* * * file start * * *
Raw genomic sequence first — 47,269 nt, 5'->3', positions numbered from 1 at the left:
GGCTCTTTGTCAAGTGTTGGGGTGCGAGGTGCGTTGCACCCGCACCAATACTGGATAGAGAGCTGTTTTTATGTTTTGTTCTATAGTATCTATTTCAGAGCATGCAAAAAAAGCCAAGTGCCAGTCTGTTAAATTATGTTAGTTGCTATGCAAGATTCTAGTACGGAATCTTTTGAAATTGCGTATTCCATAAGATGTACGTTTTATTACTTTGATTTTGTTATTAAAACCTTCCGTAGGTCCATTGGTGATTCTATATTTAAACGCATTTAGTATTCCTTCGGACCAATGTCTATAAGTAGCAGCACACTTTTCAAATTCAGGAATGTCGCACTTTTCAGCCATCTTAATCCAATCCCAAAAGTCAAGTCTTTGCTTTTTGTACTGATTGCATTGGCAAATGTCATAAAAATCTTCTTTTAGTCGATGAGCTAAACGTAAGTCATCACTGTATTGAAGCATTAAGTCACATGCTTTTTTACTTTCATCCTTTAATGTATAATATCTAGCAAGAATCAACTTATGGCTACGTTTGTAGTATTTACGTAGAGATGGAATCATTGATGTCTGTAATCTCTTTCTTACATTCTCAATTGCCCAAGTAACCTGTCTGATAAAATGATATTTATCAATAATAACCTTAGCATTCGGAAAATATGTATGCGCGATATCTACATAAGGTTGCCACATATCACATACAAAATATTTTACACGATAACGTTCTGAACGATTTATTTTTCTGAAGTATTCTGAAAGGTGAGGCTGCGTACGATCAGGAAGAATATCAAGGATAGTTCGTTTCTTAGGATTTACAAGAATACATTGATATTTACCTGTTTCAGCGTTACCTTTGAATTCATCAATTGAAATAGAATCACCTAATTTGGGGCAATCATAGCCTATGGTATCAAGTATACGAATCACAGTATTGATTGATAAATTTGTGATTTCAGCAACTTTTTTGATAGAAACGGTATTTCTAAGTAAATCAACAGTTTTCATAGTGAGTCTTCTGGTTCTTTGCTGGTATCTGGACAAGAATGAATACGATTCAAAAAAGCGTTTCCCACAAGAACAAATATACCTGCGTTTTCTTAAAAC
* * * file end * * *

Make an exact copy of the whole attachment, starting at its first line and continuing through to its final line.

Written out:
Raw genomic sequence first — 47,269 nt, 5'->3', positions numbered from 1 at the left:
GGCTCTTTGTCAAGTGTTGGGGTGCGAGGTGCGTTGCACCCGCACCAATACTGGATAGAGAGCTGTTTTTATGTTTTGTTCTATAGTATCTATTTCAGAGCATGCAAAAAAAGCCAAGTGCCAGTCTGTTAAATTATGTTAGTTGCTATGCAAGATTCTAGTACGGAATCTTTTGAAATTGCGTATTCCATAAGATGTACGTTTTATTACTTTGATTTTGTTATTAAAACCTTCCGTAGGTCCATTGGTGATTCTATATTTAAACGCATTTAGTATTCCTTCGGACCAATGTCTATAAGTAGCAGCACACTTTTCAAATTCAGGAATGTCGCACTTTTCAGCCATCTTAATCCAATCCCAAAAGTCAAGTCTTTGCTTTTTGTACTGATTGCATTGGCAAATGTCATAAAAATCTTCTTTTAGTCGATGAGCTAAACGTAAGTCATCACTGTATTGAAGCATTAAGTCACATGCTTTTTTACTTTCATCCTTTAATGTATAATATCTAGCAAGAATCAACTTATGGCTACGTTTGTAGTATTTACGTAGAGATGGAATCATTGATGTCTGTAATCTCTTTCTTACATTCTCAATTGCCCAAGTAACCTGTCTGATAAAATGATATTTATCAATAATAACCTTAGCATTCGGAAAATATGTATGCGCGATATCTACATAAGGTTGCCACATATCACATACAAAATATTTTACACGATAACGTTCTGAACGATTTATTTTTCTGAAGTATTCTGAAAGGTGAGGCTGCGTACGATCAGGAAGAATATCAAGGATAGTTCGTTTCTTAGGATTTACAAGAATACATTGATATTTACCTGTTTCAGCGTTACCTTTGAATTCATCAATTGAAATAGAATCACCTAATTTGGGGCAATCATAGCCTATGGTATCAAGTATACGAATCACAGTATTGATTGATAAATTTGTGATTTCAGCAACTTTTTTGATAGAAACGGTATTTCTAAGTAAATCAACAGTTTTCATAGTGAGTCTTCTGGTTCTTTGCTGGTATCTGGACAAGAATGAATACGATTCAAAAAAGCGTTTCCCACAAGAACAAATATACCTGCGTTTTCTTAAAAC